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Standardization of Inoculation Procedures for Salmonellae and Surrogate Bacteria for Validating Spice/Herb Pathogen Reduction Processes
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Suitable spice inoculation procedures using surrogates of Salmonella are needed to perform adequate validations of spice disinfection processes. In this study, inoculation procedures of dried oregano and onion powder (OP) were developed and standardized using Salmonella, and Pediococcus faecium, as a potential surrogate. The effectiveness of traditional liquid inoculation was compared with dry inoculation of spices using silica and talcum powder (as inert vehicles for the microorganisms). A small amount of inoculated OP was used as starter for inoculation of larger bathes of OP. The stability of the inoculated microorganisms was monitored over time at -18, 4, and 25 °C. Salmonella strains isolated from outbreaks associated with spices (SRSS) and nonassociated with spices (non-SRSS) were evaluated to determine their appropriateness to represent the most resistant pathogenic strains during spice desiccation processes. For dry oregano, the final concentrations of SRSS, non-SRSS, and P. faecium were 5.5, 3.6, and 4.2 log CFU/g, respectively, when using a liquid inoculation. When removing 18% of the oregano’s EO, the concentration of SRSS, non-SRSS, and P. faecium increased to 7.2, 5.1, and 6.4. log CFU/g, respectively; and when removing 58% of the oregano’s EO, the final counts were 7.0, 5.6, and 7.2 log CFU/g, respectively. Dry inoculation of oregano using pre-inoculated inert powders yielded in silica: 6.7, 5.0, and 6.9 CFU/g, and in talcum: 6.0, < 3, and 7.8 log CFU/g of SRSS, non-SRSS, and P. faecium, respectively. For OP, liquid inoculation was not successful since the consistency changed from powdery to clumpy and sticky. However, the OP consistency was maintained when iii inoculating in a 1:50 v/w (inocula/OP) ratio. After desiccation, SRSS, non-SRSS, and P. faecium had a reduction of 0.7, 0.8, and 0.0 log CFU/g of SRSS, non-SRSS, and P. faecium. The SRSS showed higher resistance to desiccation than the non-SRSS, whereas P. faecium showed the greatest resistance between the 3 groups of microorganisms. In general, all microorganisms were more stable at -18 and 4 °C than at 25 °C during storage independently of the matrix tested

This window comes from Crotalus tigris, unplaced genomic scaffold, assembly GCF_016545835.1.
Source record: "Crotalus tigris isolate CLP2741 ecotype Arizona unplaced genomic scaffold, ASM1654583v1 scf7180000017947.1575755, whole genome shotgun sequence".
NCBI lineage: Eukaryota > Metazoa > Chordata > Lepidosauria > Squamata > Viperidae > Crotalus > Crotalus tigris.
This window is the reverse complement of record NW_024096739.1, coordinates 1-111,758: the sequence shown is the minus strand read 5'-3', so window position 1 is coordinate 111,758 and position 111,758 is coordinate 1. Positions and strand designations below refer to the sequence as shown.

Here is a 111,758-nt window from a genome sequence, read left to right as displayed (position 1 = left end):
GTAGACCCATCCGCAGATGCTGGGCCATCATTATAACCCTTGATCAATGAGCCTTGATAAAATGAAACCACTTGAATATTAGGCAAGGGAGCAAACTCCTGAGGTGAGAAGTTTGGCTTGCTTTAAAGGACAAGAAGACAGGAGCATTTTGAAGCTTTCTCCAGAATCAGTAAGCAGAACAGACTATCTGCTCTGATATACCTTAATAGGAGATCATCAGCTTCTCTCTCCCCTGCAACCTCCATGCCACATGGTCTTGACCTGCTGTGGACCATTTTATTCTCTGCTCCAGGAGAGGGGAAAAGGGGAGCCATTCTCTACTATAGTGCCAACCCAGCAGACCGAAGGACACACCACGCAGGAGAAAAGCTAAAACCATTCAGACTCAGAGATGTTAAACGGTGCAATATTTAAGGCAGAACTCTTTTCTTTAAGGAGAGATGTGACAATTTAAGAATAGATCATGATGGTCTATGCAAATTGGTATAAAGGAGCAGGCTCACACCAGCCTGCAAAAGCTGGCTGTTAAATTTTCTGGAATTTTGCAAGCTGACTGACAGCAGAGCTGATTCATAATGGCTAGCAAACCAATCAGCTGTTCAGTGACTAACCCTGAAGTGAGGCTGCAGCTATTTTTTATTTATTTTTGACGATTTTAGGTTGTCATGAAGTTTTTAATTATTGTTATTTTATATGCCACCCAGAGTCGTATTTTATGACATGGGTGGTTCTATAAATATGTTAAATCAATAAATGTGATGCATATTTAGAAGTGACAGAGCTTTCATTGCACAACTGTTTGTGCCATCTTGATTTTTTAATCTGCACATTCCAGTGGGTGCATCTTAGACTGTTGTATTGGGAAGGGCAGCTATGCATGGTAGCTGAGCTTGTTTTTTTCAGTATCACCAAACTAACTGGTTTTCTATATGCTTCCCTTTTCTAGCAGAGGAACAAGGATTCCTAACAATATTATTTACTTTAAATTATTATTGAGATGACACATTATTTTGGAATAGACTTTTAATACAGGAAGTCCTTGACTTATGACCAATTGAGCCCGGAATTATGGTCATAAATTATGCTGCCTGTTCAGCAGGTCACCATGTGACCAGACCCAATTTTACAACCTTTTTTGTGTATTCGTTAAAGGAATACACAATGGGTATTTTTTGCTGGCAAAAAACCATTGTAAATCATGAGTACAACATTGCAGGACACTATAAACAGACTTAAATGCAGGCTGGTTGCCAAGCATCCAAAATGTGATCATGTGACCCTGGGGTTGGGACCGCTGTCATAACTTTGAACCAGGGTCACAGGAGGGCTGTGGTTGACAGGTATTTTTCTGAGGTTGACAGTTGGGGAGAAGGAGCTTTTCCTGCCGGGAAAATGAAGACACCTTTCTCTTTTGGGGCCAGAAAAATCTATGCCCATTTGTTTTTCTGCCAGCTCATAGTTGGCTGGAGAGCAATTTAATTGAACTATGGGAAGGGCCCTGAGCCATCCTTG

Arias Rios, Elba Veronica (2017). Standardization of Inoculation Procedures for Salmonellae and Surrogate Bacteria for Validating Spice/Herb Pathogen Reduction Processes. Doctoral dissertation, Texas A & M University. Available electronically from